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Alec Forbes of Howglen, by George Macdonald .. online

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Mary J. L. Mc Donald




"robert falconer," "david elginerod,"
"sir gibbie,"etc. etc.

* * * * a faith sincere
Drawn from the wisdom that begins with fear.

Wordsworth. — Second Evetutig Voluntary.





The farm-yard was full of tte light of a summer noontide.
Nothing can be so desolately dreary as full strong sunlight can
be. Not a living creature was to be seen in all the square in-
closure, though cow-houses and stables formed the greater part
of it, and one end was occupied by a dwelling-house. Away
through the gate at the other end, far off in fenced fields, might
be seen the dark forms of cattle ; and on a road, at no great
distance, a cart crawled along, drawn by one sleepy horse. An
occasional weary low came from some imprisoned cow — or
animal of the cow-kind ; but not even a cat crossed the yard.
The door of the barn was open, showing a polished floor, as
empty, bright, and clean as that of a ball-room. And through
the opposite door shone the last year's ricks of corn, golden in
the sun.

Now, although a farm-yard is not, either in Scotland or
elsewhere, the liveliest of places in ordinary, and still less about
noon in summer, yet there was a peculiar cause rendering this
one, at this moment, exceptionally deserted and dreary. But
there were, notwithstanding, a great many more people about
the place than was usual, only they were all gathered together
in the ben-end, or best room of the house — a room of tolerable
size, with a clean boarded floor, a mahogany table, black with
age, and chairs of like material, whose wooden seats, and high,
straight backs, were more suggestive of state than repose. Every
one of these chairs was occupied by a silent man, whose gaze
was either fixed on the floor, or lost in the voids of space. Each
wore a black coat, and most of them were in black throughout.
Their hard, thick, brown hands — hands evideutly imused to
idleness — ^grasped their knees, or, folded in each other, rested


upon them. Some bottles and glasses, with a plate of biscuits,
on a table in a corner, seemed to indicate that the meeting was
not entirely for business purposes ; and yet there were no signs
of any sort of enjoyment. Nor was there a woman to be seen
in the company.

Suddenly, at the open door, appeared a man whose shirt-
sleeves showed very white against his other clothing, which,
like that of the rest, was of decent black. He addressed the
assembly thus :

" Grin ony o' ye want to see the corp, iioo's yer time."

To this offer no one responded ; and, with a slight air of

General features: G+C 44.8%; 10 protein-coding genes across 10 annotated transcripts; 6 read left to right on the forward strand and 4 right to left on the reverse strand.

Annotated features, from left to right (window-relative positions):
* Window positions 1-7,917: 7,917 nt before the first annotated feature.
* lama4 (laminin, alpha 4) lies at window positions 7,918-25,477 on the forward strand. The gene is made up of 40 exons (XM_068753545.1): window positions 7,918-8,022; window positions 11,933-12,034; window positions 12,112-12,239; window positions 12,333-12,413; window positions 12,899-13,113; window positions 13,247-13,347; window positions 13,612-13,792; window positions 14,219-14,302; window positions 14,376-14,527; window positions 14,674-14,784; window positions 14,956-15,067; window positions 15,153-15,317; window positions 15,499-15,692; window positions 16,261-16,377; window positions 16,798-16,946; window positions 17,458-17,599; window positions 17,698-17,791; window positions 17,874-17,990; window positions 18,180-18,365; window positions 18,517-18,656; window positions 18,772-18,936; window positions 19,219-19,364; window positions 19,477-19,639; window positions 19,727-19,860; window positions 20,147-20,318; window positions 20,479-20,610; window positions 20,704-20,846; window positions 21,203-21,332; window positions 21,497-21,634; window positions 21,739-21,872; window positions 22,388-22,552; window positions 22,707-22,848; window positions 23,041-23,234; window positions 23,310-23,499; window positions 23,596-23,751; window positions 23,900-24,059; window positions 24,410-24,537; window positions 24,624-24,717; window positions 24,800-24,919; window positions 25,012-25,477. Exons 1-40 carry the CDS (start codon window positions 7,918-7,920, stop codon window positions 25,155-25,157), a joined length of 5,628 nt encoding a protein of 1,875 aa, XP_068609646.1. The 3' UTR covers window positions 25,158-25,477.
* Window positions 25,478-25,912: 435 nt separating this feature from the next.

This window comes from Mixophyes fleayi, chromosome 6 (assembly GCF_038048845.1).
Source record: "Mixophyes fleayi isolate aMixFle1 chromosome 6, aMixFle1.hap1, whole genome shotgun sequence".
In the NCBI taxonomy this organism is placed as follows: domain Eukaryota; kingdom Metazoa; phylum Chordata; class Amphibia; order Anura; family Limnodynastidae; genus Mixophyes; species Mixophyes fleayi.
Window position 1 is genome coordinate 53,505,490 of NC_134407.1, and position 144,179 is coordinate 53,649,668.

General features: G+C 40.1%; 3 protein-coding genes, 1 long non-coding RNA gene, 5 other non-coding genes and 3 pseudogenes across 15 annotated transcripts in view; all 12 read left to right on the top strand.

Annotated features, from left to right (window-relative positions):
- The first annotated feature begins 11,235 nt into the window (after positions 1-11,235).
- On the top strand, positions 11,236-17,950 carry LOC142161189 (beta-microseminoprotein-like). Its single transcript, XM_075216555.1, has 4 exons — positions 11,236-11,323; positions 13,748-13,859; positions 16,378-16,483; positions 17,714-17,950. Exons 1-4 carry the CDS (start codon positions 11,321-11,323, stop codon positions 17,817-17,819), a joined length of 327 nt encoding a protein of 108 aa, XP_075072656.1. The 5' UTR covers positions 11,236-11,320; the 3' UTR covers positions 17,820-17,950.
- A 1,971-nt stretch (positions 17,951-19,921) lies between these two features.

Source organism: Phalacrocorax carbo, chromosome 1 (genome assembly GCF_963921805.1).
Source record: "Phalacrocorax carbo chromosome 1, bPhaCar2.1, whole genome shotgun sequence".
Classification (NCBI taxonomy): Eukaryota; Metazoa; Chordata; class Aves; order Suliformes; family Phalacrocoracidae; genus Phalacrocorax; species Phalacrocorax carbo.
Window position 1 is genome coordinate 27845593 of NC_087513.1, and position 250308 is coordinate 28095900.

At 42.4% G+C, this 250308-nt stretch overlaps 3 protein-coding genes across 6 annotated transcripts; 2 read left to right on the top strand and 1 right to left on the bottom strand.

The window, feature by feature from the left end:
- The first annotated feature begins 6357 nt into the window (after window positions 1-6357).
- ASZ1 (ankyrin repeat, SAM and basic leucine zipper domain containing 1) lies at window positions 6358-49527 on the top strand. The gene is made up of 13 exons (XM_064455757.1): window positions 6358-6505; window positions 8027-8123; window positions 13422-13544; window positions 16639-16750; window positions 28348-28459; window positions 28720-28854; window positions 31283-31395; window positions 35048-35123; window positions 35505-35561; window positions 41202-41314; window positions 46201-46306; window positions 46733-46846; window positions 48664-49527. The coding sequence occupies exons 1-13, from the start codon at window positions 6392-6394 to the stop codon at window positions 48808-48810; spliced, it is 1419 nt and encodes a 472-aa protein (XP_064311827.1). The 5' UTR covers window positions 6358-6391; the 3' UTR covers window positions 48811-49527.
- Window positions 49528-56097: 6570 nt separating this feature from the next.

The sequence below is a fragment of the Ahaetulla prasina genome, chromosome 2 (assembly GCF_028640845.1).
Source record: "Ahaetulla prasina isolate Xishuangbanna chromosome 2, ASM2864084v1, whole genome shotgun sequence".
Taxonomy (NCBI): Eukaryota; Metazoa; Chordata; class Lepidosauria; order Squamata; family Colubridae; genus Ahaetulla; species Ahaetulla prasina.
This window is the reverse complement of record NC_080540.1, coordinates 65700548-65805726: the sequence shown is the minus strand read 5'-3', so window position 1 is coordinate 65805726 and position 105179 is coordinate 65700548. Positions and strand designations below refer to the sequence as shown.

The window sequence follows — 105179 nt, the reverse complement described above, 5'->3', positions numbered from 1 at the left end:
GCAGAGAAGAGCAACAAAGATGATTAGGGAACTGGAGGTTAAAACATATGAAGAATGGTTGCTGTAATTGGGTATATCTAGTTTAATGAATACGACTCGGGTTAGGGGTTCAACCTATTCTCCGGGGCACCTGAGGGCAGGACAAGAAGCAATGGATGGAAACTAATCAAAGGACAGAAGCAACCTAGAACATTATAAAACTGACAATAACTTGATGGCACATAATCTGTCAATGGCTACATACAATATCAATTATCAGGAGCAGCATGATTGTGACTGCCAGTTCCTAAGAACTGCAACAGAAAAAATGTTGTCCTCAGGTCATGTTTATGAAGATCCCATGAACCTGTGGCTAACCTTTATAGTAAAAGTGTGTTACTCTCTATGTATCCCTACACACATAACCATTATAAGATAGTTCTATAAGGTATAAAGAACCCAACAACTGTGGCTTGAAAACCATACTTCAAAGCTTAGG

'discomfiture, for he was a busy man, and liked bustle, the car-
penter turned en Ivs heel, and re-ascended the narrow stairs to
the upper room, where the corpse lay, waiting for its final dis-
irj-iiiSioa and courted oblivion.

"1 reckon they've a' seen him afore," he remarked, as he
rejoined his companion. " Puir fallow ! He's unco {uncoutlily)
worn. There'll no be muckle o' liim to rise again."

" George, man, dinna jeest i' the face o' a corp," returned
the other. " Te kenna whan yer ain turn may come."

" It's no disrespeck to the deid, Thamas. That ye ken weel
eneuch. I was only pityin' the worn face o' him, leukin up
there atween the buirds, as gin he had gotten what he wanted
sae lang, and was thankin' heaven for that same. I jist dinna
like to pit the lid ower him."

" Hoot ! hoot ! Lat the Lord luik efter his ain. The lid o'
the cofiin disna hide frae his een."

The last speaker was a stout, broad-shouldered man, a stone-
mason by trade, powerful, and somewhat asthmatic. He was
regarded in the neighbourhood as a very religious man, but was
more respected than liked, because his forte was rebuke. It was
from deference to him that the carpenter had assumed a mental
position generating a poetic mood and utter^ince quite unusual
with him, for he was a jolly, careless kind of fellow, well-mean-
ing and good-hearted.

So together they lifted the last covering of the dead, laid it
over him, and fastened it down. And there was darkness about
the dead ; but he knew it not, because he was full of light. Por
this man was one who, all his life, had striven to be better.

Meantime, the clergyman having arrived, the usual r^ ^■
ceremonial of a Scotcli funeral — the reading of the "Wo*
prayer — was going on below. This was all that gave lie Dunal
any sacred solemnity ; for at the grave the Scotch terror of
Popery forbids any observance of a religious cliaracter. The
voice of the reader was heard in the chamber of death.


" The minister's come, Thamas."

" Come or gang," said Thomas, " it's mucMe the same. The
word itsel' oot o' his mou' fa's as deid as chaif upo' clay.
Honest Jeames there'll rise ance mair ; but never a word that
man says, wi' the croon o' 's heid i' the how o' 's neck, '11 rise
to beir witness o' his ministrations."

" Hoot, Thamas ! It's no for the likes o' me to flee i' your
face — but jist say a fair word for the livin' ower the deid, ye ken."

" ]S"a, na. It's fair words maks foul wark ; and the wrath
o' the Almichty maun purge this toon or a' be dune. There's
a heap o' graceless gaeins on in't ; and that puir feckless body,
the minister, never gies a pu' at the bridle o' salvation, to hand
them aff o' the scaur (cliff) o' hell."

The stone-mason generally spoke of the Almighty as if he
were in a state of restrained indignation at the wrongs he en-
dured from his children. If Thomas was right in this, then
certainly he himself was one of his otFspring. If he was wrong,
then there was much well worth his unlearning.

The prayer was soon over, and the company again seated
themselves, waiting till the coffin should be placed in the hearse,
which now stood at the door.

" We'll jist draw the cork o' anither boatle," whispered a
sharp-faced man to his neighbour.

And rising, he opened two bottles, and filled the glasses the
second time with wine, red and white, which he handed to the